Winter Trees On The Horizon


Something Ancient


The Emerald Isle


Going Home for the 25th Harry Chapin Memorial Run Against Hunger


Winter Trees On The Horizon

Black silhouettes of winter trees on the horizon appear to be on fire in the far distance. Cutting into the dawn like a red-hot iron sickle, the searing crescent reveals itself to be the morning sun. After a few minutes, the yellow iridescence fades to a perfect crimson circle just free of the branches at the tops of the leafless aspens. Cold blue steam rises from the icy lake in front of the forest line, licking the morning sun, then shifting sharply, disappearing into the dry December air.

Even in the coldest season the far away heat of the sun could not be denied. It was of momentary comfort to her as she forgot about the slowing circulation in her feet. She had stopped for too long. Ice will claim what does not move in deep snows such as these.

She let out her breathe and watched the moist white clouds vaporize not far from her face. In the distance she heard the echo of trees popping across the frozen water. Someone not familiar with this place might mistake it for gunfire. Crows were circling above the blue-white field she was standing in.

The sun works quickly to break the cold morning and soon long purple shadows began to shrink from the shimmering snow, which now took on the appearance of a field of tiny stars that had forgotten to go with the night sky. The squint inducing light was deceptive. It was still only about five degrees and the wind sauntered in every few minutes to make her question why she ever left the temperate climate of her childhood.

The air was so dry that everything was cracking: Trees, lips, skin; and now the masking tape holding together the split leg of her traveling easel. She would have to order a new one eventually. This was a portable Best and had lasted her five years. Not bad for the elements she had subjected it to: Six inches stuck in the mud during spring, six inches sinking in the water during summer, easel cartwheels several times a day in windy autumn and frozen to the lake repeatedly in winter only to be unbound by her violent yanking. This finally produced the crack in the back leg.

Today she was continuing the sketches of the western lake shore. When the sun rose above the treetops to the east, the light would intensify and shine a grand spotlight onto the opposite edge of the icy lake. Something about how the colors contrasted sharply had caught her eye. Rust reds against warm Cerulean blues, gold shimmers alongside muted violet and indigo caverns; it was gorgeous and rare for a winter scene to be so vibrant. But as any good observer knows, nothing is what it seems on the surface. The best colors reveal themselves to those willing to wait for their arrival.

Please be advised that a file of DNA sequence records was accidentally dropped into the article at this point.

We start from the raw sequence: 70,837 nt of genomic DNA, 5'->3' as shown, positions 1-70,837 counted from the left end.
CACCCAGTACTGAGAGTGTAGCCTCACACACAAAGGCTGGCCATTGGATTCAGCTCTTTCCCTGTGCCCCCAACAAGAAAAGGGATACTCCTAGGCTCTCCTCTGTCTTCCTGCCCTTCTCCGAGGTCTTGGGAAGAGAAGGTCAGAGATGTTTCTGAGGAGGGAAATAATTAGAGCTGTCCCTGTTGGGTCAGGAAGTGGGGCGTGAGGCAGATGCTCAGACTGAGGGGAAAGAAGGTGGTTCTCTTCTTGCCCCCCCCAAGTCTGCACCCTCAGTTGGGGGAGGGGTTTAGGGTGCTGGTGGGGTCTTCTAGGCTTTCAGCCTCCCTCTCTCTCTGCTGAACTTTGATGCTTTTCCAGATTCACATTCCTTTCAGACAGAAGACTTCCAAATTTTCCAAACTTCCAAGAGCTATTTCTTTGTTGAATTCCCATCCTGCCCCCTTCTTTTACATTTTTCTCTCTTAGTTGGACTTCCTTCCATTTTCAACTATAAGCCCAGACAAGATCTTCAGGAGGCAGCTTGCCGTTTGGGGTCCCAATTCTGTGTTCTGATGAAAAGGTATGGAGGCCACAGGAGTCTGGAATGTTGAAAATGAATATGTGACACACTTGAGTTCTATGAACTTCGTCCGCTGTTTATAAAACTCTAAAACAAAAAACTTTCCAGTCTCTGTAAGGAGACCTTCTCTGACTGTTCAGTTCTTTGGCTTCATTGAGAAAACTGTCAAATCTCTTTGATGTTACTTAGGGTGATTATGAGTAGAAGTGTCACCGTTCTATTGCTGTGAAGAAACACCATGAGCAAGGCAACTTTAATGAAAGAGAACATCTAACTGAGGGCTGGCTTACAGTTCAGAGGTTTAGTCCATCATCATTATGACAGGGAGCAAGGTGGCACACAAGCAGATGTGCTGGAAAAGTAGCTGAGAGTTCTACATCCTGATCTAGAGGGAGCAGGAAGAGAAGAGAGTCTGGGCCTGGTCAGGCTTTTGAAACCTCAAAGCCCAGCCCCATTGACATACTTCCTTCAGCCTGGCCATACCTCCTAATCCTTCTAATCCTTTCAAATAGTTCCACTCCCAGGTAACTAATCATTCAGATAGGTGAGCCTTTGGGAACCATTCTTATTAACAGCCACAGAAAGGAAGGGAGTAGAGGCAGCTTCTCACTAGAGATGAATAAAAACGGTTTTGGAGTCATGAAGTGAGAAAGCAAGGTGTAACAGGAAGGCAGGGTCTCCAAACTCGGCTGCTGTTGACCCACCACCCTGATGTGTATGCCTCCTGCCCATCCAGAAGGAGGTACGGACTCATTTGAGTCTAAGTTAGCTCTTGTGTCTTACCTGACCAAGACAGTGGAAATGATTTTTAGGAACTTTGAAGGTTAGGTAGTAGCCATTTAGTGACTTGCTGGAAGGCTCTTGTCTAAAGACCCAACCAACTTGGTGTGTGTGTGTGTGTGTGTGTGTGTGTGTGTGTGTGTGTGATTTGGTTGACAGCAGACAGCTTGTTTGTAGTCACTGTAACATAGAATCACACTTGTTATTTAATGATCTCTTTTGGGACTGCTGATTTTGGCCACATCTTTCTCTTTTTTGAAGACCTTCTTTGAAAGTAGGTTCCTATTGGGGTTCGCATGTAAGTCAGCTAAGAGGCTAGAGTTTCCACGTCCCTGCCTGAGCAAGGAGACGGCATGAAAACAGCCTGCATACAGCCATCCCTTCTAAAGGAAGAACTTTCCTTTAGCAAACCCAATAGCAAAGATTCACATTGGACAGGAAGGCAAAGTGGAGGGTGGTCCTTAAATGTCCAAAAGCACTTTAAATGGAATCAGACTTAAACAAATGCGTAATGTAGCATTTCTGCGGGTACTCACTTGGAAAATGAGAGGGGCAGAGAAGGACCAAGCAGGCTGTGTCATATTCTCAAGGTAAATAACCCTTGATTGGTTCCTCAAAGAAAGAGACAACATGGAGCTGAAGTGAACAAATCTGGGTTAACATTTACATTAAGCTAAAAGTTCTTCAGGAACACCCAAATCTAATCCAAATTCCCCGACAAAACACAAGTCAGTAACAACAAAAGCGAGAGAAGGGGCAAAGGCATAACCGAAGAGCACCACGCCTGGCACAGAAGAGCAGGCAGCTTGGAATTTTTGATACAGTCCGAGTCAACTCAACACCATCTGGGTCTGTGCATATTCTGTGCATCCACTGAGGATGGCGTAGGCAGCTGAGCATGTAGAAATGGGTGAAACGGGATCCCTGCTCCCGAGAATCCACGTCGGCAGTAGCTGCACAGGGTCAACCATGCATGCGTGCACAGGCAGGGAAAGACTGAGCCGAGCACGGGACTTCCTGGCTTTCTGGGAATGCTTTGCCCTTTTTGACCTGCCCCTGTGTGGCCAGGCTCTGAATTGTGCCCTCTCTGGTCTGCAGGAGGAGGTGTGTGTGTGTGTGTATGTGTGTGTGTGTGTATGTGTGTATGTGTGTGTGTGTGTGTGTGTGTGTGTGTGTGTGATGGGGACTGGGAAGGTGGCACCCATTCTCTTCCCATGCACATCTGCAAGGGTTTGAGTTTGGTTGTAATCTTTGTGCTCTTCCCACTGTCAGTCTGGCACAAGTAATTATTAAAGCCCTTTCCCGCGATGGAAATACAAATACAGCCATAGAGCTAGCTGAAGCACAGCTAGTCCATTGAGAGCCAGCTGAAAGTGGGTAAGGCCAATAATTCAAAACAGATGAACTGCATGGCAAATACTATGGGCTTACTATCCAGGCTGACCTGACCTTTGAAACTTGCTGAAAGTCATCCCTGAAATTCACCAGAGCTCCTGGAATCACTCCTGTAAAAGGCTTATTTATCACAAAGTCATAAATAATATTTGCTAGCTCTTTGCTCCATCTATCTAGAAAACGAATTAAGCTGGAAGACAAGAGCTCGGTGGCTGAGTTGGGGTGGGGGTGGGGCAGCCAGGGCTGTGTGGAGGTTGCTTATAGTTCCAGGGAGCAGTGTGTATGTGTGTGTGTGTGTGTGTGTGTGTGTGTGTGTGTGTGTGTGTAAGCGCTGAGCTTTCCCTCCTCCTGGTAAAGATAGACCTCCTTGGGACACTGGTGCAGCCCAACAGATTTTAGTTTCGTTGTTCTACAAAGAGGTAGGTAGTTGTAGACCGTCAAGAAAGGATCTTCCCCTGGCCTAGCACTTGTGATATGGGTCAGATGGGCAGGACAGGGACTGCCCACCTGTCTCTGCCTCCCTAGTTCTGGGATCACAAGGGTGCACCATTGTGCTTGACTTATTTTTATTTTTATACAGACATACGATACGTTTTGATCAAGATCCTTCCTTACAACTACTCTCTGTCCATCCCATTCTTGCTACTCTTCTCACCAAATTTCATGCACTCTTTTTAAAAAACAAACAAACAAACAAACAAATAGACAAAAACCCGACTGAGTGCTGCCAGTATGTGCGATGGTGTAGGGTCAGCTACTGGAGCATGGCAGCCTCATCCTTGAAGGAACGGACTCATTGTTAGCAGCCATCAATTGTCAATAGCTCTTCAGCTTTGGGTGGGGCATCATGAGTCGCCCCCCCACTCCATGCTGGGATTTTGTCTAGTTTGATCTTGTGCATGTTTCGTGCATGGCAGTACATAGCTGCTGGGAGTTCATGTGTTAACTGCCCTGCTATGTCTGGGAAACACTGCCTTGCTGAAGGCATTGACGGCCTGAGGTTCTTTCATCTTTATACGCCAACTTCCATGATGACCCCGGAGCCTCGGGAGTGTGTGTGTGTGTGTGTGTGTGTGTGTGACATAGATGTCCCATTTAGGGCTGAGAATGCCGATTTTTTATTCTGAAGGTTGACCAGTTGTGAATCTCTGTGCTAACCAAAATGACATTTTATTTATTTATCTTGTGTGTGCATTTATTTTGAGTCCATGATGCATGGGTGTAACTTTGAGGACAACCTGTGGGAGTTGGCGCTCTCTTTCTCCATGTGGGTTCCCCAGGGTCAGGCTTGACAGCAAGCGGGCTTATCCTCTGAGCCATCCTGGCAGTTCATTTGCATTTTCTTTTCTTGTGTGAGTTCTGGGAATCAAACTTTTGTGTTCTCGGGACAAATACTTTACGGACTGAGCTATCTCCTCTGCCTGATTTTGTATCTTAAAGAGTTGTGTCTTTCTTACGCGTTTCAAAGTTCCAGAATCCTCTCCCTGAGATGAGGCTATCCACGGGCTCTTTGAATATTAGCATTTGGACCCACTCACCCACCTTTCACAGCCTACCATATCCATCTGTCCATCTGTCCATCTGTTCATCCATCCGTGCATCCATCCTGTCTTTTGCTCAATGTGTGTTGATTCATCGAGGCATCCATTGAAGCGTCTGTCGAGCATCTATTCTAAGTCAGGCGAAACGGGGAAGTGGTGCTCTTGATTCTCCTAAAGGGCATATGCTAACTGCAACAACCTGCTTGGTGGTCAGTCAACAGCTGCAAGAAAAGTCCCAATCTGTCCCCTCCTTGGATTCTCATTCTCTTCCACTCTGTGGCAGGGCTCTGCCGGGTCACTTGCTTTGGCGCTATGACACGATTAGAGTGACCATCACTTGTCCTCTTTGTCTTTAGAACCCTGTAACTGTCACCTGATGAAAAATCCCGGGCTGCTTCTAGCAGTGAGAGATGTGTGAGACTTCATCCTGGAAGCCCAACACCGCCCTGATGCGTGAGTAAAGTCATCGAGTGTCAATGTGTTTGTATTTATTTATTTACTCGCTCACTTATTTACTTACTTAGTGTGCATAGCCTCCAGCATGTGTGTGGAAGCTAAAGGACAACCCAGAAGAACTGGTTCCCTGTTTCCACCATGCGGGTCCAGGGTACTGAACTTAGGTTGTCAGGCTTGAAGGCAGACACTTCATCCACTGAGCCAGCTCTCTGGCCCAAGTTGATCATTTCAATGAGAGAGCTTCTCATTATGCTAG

After setting up her easel, and arranging the pastels and tools in her tray, she picked up a stick of crimson and waited for the sun to move into place. Soon she would know when to start. She would have a brief time to work before the colors changed with the light. This creative window always seemed to arrive too late and leave too early. Often an hour would pass where she was sure she only breathed twice.

Suddenly the colors shifted and she began to quickly work the surface of the paper. Despite her cracked fingers she worked without gloves so she could feel the lines she was making. Using her hands, a chamois clothe, felt, cotton tips, paint thinner, knuckles, bamboo stick, pencil, the ends of her hair, charcoal―anything to achieve the shapes and lines forming between her and the landscape she was dancing with. Like an addict she always chased the first high she felt when she created something that she knew was truly great. Sometimes she would get close to that feeling, and other times she would feel intense withdrawal from absence of genius. But it did not matter. She would always be back to try again. There was no choice in the matter.

As the morning shifted into noon, she resigned that another day would be needed to finish the morning drawing. Digging into her portfolio she quickly put the drawing away and replaced it with the early afternoon sketch and began to work quickly again. There would be two more sketches before the sun began to fall in front of her.

Only when she realized that the good light had left for the day did she calmly pack away the pastels and wipe her hands of the pigmented oil on a well used rag. Pulling out a thermos of hot coffee, she sipped the scalding liquid, thinking of the day and watching the sun fall into the west. The morning drawing was still going well despite the short amount of time spent on it today.

Folding up the easel she heard the owls announcing the coming night. At the base of the same trees she had watched the morning sun burn, she now saw the soothing evening moon rise. The long shadows fell across her back from the trees on the western shore and the stars rose from the snow to the sky. She would have to move quickly now to not freeze. Lingering for just one more moment she turned to walk back following the same steps she had made that morning in the snow. She hoped tomorrow would be another clear day.

About | Contact | Help | ©2001-2006 Heather Williams